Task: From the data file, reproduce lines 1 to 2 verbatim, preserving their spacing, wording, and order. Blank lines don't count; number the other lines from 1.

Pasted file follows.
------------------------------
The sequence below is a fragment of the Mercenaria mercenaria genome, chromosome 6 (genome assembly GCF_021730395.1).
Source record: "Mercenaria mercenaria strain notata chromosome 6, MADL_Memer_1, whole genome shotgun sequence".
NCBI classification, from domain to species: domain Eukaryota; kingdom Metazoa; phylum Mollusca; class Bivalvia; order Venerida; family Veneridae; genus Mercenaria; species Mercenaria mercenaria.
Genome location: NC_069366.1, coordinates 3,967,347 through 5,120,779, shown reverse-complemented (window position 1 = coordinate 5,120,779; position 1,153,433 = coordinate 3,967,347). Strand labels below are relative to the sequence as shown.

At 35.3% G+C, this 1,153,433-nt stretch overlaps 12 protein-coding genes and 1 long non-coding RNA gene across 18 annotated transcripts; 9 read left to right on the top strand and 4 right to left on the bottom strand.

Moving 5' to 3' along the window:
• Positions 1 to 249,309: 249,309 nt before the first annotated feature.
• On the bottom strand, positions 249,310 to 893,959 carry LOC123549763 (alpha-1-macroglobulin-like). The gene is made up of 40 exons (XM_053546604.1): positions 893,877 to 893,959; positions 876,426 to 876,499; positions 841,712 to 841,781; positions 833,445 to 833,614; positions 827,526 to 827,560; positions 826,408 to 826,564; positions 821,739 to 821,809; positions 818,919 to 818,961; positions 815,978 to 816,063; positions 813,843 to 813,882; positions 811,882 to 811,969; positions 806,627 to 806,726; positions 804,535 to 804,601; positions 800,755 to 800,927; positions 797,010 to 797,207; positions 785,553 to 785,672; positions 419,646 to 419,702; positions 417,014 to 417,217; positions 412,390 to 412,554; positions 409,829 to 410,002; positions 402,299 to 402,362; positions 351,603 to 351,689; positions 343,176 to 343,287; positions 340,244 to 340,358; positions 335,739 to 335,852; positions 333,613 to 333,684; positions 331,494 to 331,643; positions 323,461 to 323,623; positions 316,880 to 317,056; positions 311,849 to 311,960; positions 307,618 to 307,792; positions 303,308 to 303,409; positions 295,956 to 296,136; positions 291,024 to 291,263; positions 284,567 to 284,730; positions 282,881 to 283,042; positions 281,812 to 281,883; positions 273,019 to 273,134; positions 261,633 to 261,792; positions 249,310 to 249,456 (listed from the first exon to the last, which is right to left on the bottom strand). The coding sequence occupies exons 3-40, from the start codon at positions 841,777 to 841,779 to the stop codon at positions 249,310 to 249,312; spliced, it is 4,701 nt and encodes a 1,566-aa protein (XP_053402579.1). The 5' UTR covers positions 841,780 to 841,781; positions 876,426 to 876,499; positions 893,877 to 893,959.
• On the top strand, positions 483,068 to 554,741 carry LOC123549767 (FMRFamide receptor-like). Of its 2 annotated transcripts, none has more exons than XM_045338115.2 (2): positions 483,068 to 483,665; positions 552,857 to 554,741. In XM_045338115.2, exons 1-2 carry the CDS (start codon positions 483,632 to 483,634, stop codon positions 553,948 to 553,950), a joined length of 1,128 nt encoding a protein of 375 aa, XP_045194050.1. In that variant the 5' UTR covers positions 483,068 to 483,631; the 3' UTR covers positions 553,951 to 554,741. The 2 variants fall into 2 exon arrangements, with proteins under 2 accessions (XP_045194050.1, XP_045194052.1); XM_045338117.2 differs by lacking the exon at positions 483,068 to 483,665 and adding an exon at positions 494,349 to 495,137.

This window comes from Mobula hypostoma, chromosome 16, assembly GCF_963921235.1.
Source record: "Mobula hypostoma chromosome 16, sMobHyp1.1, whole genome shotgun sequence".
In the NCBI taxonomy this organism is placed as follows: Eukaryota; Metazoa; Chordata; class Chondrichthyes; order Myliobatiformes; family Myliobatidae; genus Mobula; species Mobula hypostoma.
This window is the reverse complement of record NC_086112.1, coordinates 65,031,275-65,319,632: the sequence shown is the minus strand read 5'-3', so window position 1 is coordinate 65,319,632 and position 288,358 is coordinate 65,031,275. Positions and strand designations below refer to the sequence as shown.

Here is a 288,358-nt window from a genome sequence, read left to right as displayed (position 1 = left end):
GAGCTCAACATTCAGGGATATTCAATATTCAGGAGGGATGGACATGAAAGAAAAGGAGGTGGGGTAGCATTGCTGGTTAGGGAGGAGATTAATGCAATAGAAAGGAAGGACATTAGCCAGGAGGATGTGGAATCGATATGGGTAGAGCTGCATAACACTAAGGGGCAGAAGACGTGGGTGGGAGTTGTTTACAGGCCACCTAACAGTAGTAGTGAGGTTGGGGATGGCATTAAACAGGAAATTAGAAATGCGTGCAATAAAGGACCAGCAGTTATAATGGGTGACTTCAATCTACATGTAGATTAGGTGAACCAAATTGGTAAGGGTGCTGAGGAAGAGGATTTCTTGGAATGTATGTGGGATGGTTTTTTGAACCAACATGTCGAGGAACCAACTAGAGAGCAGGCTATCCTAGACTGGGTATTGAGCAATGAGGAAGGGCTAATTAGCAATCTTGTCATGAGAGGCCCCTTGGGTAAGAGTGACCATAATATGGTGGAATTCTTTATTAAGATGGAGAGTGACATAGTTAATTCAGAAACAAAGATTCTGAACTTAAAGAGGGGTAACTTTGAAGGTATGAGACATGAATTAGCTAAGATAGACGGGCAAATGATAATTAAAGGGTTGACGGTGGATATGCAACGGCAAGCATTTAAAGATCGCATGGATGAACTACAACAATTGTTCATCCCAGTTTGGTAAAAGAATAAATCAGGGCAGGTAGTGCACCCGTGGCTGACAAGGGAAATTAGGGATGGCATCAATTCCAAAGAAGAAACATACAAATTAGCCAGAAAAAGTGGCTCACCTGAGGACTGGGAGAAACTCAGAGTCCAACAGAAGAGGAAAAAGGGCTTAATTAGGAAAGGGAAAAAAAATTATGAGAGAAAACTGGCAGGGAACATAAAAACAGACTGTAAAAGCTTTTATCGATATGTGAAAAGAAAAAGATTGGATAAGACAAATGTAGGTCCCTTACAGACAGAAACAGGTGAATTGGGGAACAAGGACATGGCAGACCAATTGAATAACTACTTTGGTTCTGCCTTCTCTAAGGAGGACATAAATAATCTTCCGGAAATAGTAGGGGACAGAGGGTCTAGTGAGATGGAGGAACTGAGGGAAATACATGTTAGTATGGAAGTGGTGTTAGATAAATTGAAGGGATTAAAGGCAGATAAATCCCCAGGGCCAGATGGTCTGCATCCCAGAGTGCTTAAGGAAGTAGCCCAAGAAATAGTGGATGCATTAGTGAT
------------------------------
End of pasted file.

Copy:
The sequence below is a fragment of the Mercenaria mercenaria genome, chromosome 6 (genome assembly GCF_021730395.1).
Source record: "Mercenaria mercenaria strain notata chromosome 6, MADL_Memer_1, whole genome shotgun sequence".